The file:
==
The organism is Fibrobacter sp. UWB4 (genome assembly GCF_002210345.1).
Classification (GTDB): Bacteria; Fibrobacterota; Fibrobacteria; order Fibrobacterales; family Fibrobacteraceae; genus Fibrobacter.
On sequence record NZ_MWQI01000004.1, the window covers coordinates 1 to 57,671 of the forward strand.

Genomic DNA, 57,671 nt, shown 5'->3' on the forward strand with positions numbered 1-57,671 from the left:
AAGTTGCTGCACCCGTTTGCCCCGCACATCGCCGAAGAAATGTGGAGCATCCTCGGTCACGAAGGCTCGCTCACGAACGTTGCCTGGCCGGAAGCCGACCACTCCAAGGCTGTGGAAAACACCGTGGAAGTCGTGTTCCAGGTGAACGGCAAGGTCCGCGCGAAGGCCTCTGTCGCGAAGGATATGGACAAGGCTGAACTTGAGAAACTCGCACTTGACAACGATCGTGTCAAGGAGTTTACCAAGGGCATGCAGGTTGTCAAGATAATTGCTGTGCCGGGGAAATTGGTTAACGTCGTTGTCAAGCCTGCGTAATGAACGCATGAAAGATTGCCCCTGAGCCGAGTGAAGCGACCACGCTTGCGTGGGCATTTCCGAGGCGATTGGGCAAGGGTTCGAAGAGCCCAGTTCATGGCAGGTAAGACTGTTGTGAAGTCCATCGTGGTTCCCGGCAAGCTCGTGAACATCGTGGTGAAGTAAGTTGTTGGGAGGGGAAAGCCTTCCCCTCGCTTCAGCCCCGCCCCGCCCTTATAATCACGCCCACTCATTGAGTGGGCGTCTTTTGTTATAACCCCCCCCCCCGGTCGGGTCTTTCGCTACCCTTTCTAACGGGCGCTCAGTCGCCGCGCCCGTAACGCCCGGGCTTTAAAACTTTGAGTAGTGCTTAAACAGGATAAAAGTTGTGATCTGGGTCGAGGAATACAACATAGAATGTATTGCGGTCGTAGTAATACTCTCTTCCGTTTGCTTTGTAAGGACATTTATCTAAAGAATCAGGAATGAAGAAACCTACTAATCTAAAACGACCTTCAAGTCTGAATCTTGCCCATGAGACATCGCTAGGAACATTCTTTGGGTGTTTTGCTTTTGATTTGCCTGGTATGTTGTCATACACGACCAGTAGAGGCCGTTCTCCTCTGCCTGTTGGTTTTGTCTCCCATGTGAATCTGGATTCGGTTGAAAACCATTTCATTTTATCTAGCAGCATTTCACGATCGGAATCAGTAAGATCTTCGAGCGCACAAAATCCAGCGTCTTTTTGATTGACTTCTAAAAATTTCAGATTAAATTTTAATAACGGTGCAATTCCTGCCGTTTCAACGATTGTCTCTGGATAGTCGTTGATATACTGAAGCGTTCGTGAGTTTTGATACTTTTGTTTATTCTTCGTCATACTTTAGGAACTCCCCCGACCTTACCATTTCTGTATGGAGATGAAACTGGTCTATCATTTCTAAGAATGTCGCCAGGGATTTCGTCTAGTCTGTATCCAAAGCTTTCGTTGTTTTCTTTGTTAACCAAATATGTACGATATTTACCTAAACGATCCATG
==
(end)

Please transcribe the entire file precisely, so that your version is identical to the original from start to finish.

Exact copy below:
The organism is Fibrobacter sp. UWB4 (genome assembly GCF_002210345.1).
Classification (GTDB): Bacteria; Fibrobacterota; Fibrobacteria; order Fibrobacterales; family Fibrobacteraceae; genus Fibrobacter.
On sequence record NZ_MWQI01000004.1, the window covers coordinates 1 to 57,671 of the forward strand.

Genomic DNA, 57,671 nt, shown 5'->3' on the forward strand with positions numbered 1-57,671 from the left:
AAGTTGCTGCACCCGTTTGCCCCGCACATCGCCGAAGAAATGTGGAGCATCCTCGGTCACGAAGGCTCGCTCACGAACGTTGCCTGGCCGGAAGCCGACCACTCCAAGGCTGTGGAAAACACCGTGGAAGTCGTGTTCCAGGTGAACGGCAAGGTCCGCGCGAAGGCCTCTGTCGCGAAGGATATGGACAAGGCTGAACTTGAGAAACTCGCACTTGACAACGATCGTGTCAAGGAGTTTACCAAGGGCATGCAGGTTGTCAAGATAATTGCTGTGCCGGGGAAATTGGTTAACGTCGTTGTCAAGCCTGCGTAATGAACGCATGAAAGATTGCCCCTGAGCCGAGTGAAGCGACCACGCTTGCGTGGGCATTTCCGAGGCGATTGGGCAAGGGTTCGAAGAGCCCAGTTCATGGCAGGTAAGACTGTTGTGAAGTCCATCGTGGTTCCCGGCAAGCTCGTGAACATCGTGGTGAAGTAAGTTGTTGGGAGGGGAAAGCCTTCCCCTCGCTTCAGCCCCGCCCCGCCCTTATAATCACGCCCACTCATTGAGTGGGCGTCTTTTGTTATAACCCCCCCCCCCGGTCGGGTCTTTCGCTACCCTTTCTAACGGGCGCTCAGTCGCCGCGCCCGTAACGCCCGGGCTTTAAAACTTTGAGTAGTGCTTAAACAGGATAAAAGTTGTGATCTGGGTCGAGGAATACAACATAGAATGTATTGCGGTCGTAGTAATACTCTCTTCCGTTTGCTTTGTAAGGACATTTATCTAAAGAATCAGGAATGAAGAAACCTACTAATCTAAAACGACCTTCAAGTCTGAATCTTGCCCATGAGACATCGCTAGGAACATTCTTTGGGTGTTTTGCTTTTGATTTGCCTGGTATGTTGTCATACACGACCAGTAGAGGCCGTTCTCCTCTGCCTGTTGGTTTTGTCTCCCATGTGAATCTGGATTCGGTTGAAAACCATTTCATTTTATCTAGCAGCATTTCACGATCGGAATCAGTAAGATCTTCGAGCGCACAAAATCCAGCGTCTTTTTGATTGACTTCTAAAAATTTCAGATTAAATTTTAATAACGGTGCAATTCCTGCCGTTTCAACGATTGTCTCTGGATAGTCGTTGATATACTGAAGCGTTCGTGAGTTTTGATACTTTTGTTTATTCTTCGTCATACTTTAGGAACTCCCCCGACCTTACCATTTCTGTATGGAGATGAAACTGGTCTATCATTTCTAAGAATGTCGCCAGGGATTTCGTCTAGTCTGTATCCAAAGCTTTCGTTGTTTTCTTTGTTAACCAAATATGTACGATATTTACCTAAACGATCCATG